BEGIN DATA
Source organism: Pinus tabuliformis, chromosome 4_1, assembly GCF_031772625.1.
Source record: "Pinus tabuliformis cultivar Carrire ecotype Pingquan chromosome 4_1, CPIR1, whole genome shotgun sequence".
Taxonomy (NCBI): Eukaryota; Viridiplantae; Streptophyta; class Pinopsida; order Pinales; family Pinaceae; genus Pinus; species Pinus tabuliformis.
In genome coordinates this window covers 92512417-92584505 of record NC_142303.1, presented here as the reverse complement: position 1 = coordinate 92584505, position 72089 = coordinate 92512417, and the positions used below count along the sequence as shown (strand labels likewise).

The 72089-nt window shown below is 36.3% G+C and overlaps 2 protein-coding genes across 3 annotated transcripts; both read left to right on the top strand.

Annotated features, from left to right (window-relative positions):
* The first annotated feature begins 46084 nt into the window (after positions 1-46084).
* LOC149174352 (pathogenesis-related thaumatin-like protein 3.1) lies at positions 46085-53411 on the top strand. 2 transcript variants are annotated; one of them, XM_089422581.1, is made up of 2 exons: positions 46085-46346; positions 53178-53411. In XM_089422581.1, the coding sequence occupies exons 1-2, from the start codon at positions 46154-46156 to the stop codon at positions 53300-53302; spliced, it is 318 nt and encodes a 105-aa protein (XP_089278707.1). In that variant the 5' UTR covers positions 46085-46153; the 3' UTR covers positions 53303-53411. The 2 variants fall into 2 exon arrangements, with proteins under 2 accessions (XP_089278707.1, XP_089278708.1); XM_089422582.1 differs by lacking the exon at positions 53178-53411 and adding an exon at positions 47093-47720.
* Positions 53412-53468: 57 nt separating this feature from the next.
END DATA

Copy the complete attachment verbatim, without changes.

Source organism: Pinus tabuliformis, chromosome 4_1, assembly GCF_031772625.1.
Source record: "Pinus tabuliformis cultivar Carrire ecotype Pingquan chromosome 4_1, CPIR1, whole genome shotgun sequence".
Taxonomy (NCBI): Eukaryota; Viridiplantae; Streptophyta; class Pinopsida; order Pinales; family Pinaceae; genus Pinus; species Pinus tabuliformis.
In genome coordinates this window covers 92512417-92584505 of record NC_142303.1, presented here as the reverse complement: position 1 = coordinate 92584505, position 72089 = coordinate 92512417, and the positions used below count along the sequence as shown (strand labels likewise).

The 72089-nt window shown below is 36.3% G+C and overlaps 2 protein-coding genes across 3 annotated transcripts; both read left to right on the top strand.

Annotated features, from left to right (window-relative positions):
* The first annotated feature begins 46084 nt into the window (after positions 1-46084).
* LOC149174352 (pathogenesis-related thaumatin-like protein 3.1) lies at positions 46085-53411 on the top strand. 2 transcript variants are annotated; one of them, XM_089422581.1, is made up of 2 exons: positions 46085-46346; positions 53178-53411. In XM_089422581.1, the coding sequence occupies exons 1-2, from the start codon at positions 46154-46156 to the stop codon at positions 53300-53302; spliced, it is 318 nt and encodes a 105-aa protein (XP_089278707.1). In that variant the 5' UTR covers positions 46085-46153; the 3' UTR covers positions 53303-53411. The 2 variants fall into 2 exon arrangements, with proteins under 2 accessions (XP_089278707.1, XP_089278708.1); XM_089422582.1 differs by lacking the exon at positions 53178-53411 and adding an exon at positions 47093-47720.
* Positions 53412-53468: 57 nt separating this feature from the next.